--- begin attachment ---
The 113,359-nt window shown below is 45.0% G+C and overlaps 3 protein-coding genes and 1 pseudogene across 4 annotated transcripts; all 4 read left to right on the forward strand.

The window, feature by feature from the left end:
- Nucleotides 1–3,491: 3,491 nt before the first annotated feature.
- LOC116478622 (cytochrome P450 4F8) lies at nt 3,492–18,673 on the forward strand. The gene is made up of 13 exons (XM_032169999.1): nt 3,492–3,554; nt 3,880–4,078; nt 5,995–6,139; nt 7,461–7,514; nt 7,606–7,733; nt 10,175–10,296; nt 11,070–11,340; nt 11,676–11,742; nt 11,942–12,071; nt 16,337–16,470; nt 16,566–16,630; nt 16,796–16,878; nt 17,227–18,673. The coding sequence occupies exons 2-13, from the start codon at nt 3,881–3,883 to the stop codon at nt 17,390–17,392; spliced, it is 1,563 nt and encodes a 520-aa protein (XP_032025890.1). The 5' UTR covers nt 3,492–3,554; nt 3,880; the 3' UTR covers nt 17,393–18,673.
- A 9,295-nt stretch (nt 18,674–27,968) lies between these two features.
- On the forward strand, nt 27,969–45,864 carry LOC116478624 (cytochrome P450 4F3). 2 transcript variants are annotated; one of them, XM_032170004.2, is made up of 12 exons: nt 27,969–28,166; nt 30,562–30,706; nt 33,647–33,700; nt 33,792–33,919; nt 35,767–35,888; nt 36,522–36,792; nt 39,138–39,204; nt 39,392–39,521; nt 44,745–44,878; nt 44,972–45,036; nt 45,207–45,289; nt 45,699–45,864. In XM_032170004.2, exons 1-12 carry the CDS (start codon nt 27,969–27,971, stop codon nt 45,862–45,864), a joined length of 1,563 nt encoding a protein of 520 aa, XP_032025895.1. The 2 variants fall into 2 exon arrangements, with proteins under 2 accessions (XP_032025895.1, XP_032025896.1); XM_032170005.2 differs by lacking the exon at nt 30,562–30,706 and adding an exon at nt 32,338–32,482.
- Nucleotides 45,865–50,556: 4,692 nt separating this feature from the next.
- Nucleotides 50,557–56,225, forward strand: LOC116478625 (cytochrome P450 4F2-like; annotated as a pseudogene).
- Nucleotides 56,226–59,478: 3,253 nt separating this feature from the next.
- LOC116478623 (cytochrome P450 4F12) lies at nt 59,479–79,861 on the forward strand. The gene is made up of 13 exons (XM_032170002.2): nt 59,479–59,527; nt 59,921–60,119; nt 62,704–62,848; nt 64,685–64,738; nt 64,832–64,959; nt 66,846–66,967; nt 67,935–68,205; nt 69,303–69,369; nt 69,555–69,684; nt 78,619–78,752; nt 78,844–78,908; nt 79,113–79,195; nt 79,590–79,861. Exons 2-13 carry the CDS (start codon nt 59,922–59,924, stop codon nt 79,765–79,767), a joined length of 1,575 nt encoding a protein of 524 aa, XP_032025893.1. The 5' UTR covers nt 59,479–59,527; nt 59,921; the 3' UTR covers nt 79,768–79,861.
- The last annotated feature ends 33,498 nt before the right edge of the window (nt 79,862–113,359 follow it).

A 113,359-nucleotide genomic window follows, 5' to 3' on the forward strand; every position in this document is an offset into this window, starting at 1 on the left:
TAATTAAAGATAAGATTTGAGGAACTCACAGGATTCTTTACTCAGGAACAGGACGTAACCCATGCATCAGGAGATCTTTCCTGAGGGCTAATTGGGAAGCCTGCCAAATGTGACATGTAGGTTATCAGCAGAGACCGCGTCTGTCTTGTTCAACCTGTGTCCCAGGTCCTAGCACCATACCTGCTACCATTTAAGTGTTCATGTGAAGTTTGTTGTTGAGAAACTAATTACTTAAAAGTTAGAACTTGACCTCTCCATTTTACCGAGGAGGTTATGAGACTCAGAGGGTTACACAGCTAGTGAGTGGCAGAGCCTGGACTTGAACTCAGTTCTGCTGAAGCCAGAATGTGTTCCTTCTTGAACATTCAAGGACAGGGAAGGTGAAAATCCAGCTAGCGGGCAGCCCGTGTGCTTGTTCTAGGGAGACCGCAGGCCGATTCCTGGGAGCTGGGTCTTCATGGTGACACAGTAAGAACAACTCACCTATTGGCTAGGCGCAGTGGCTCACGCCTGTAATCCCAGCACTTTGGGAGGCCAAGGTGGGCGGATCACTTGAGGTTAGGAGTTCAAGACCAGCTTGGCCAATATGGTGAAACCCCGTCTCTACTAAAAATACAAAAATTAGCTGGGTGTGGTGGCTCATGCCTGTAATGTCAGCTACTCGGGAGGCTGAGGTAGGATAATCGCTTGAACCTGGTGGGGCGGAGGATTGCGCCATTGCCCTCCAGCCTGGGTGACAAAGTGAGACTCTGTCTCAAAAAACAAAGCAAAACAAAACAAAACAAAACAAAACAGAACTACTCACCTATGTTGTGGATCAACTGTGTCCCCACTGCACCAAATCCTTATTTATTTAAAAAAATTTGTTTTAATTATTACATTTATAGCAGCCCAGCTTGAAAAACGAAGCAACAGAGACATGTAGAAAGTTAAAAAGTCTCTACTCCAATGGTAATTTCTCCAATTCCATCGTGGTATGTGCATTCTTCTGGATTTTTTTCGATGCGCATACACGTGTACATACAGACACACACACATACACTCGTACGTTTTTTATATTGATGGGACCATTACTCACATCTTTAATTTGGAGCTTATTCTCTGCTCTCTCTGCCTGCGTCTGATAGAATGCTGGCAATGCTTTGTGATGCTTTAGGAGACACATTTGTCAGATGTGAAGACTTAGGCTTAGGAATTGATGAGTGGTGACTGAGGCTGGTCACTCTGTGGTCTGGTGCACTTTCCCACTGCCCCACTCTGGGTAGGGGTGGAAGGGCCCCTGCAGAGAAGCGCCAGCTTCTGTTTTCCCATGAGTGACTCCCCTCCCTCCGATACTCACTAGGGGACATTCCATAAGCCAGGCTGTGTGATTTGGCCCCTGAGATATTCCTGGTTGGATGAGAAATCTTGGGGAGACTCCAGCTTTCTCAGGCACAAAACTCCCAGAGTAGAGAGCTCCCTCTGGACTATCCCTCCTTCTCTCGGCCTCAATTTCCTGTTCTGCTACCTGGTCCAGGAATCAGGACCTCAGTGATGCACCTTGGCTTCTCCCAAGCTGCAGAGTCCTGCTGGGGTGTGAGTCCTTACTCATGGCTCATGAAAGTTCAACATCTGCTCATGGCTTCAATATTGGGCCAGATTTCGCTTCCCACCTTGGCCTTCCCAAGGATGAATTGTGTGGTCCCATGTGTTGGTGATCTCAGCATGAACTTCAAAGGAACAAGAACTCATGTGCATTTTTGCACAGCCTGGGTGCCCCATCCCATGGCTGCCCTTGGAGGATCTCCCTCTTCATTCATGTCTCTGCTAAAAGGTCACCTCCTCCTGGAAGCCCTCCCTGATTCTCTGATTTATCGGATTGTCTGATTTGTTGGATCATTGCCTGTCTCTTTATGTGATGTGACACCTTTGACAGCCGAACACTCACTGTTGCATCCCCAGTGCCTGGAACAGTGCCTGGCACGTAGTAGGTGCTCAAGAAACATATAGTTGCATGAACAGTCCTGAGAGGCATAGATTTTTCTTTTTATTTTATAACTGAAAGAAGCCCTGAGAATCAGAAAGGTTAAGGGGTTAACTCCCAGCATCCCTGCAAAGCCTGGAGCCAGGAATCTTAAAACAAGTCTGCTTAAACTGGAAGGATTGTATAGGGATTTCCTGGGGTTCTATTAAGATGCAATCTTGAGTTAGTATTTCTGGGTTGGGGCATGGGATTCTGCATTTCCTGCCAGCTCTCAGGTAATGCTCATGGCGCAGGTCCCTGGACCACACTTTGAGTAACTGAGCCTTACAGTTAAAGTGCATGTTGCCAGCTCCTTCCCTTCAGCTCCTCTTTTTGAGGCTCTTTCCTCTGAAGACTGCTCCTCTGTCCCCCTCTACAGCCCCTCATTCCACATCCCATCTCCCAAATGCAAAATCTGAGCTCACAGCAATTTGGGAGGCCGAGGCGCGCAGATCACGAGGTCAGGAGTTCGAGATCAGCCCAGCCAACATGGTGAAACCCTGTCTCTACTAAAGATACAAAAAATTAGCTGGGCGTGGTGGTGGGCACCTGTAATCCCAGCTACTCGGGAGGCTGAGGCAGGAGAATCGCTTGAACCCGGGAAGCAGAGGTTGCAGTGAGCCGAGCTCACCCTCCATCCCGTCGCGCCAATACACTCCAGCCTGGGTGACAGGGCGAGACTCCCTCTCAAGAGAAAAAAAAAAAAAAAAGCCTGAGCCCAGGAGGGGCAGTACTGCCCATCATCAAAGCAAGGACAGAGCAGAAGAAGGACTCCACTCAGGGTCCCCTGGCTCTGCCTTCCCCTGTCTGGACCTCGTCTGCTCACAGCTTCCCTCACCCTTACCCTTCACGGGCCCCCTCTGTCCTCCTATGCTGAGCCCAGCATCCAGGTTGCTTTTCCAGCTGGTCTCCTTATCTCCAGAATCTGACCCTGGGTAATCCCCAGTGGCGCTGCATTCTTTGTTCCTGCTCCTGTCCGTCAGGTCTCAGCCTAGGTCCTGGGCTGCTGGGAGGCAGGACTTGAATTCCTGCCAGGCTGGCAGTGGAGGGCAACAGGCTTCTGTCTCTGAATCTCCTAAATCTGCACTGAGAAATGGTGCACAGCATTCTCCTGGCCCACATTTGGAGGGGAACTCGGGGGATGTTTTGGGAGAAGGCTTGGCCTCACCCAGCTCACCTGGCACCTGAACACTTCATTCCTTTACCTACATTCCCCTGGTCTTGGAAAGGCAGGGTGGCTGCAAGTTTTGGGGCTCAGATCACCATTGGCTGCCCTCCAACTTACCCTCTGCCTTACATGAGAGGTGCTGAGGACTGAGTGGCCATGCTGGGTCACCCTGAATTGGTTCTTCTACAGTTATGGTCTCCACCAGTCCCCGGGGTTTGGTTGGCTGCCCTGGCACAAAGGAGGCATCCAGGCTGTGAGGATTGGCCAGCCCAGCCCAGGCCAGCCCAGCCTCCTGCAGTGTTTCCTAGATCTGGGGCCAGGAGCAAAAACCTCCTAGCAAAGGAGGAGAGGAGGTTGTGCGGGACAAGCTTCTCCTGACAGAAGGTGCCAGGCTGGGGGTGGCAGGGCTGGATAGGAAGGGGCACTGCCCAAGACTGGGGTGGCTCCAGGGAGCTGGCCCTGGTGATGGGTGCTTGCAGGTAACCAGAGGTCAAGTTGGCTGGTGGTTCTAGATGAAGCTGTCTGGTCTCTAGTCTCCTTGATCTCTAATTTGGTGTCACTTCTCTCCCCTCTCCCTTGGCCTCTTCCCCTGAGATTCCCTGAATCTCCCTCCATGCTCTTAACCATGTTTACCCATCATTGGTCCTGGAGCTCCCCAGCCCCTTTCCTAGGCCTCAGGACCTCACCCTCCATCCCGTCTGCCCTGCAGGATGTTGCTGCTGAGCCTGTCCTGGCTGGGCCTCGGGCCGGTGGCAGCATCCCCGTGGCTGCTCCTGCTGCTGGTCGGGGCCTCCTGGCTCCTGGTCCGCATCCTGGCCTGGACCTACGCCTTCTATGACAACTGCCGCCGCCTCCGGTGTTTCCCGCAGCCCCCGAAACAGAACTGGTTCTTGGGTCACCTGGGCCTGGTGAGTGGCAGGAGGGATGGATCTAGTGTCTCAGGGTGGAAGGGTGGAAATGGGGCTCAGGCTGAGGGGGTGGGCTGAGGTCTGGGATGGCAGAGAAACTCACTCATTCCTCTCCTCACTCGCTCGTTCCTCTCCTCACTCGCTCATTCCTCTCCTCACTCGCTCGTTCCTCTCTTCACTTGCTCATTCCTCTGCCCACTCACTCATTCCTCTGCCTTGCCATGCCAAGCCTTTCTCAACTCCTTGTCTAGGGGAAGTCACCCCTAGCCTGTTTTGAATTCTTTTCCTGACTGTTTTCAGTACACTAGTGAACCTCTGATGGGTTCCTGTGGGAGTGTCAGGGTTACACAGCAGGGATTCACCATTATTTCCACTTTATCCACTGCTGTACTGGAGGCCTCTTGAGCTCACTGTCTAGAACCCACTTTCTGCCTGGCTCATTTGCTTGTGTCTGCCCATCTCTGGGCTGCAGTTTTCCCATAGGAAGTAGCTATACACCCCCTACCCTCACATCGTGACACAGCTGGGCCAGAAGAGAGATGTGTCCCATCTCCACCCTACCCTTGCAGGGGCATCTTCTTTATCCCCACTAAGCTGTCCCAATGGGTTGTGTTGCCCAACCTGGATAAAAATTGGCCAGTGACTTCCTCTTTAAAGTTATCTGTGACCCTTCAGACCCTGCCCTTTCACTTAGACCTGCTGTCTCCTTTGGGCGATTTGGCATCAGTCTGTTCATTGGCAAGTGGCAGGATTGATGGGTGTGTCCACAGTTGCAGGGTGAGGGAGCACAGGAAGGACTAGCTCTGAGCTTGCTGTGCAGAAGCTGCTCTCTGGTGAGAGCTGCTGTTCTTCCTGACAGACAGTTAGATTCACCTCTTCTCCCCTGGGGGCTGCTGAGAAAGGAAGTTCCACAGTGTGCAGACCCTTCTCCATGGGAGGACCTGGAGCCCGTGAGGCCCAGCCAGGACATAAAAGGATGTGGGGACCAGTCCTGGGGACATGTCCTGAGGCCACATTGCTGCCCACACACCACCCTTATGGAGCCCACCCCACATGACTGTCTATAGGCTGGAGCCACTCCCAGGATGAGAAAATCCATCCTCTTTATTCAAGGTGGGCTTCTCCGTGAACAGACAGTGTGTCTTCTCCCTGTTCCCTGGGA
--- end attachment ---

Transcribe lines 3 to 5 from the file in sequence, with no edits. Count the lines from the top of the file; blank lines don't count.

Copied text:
- Nucleotides 1–3,491: 3,491 nt before the first annotated feature.
- LOC116478622 (cytochrome P450 4F8) lies at nt 3,492–18,673 on the forward strand. The gene is made up of 13 exons (XM_032169999.1): nt 3,492–3,554; nt 3,880–4,078; nt 5,995–6,139; nt 7,461–7,514; nt 7,606–7,733; nt 10,175–10,296; nt 11,070–11,340; nt 11,676–11,742; nt 11,942–12,071; nt 16,337–16,470; nt 16,566–16,630; nt 16,796–16,878; nt 17,227–18,673. The coding sequence occupies exons 2-13, from the start codon at nt 3,881–3,883 to the stop codon at nt 17,390–17,392; spliced, it is 1,563 nt and encodes a 520-aa protein (XP_032025890.1). The 5' UTR covers nt 3,492–3,554; nt 3,880; the 3' UTR covers nt 17,393–18,673.
- A 9,295-nt stretch (nt 18,674–27,968) lies between these two features.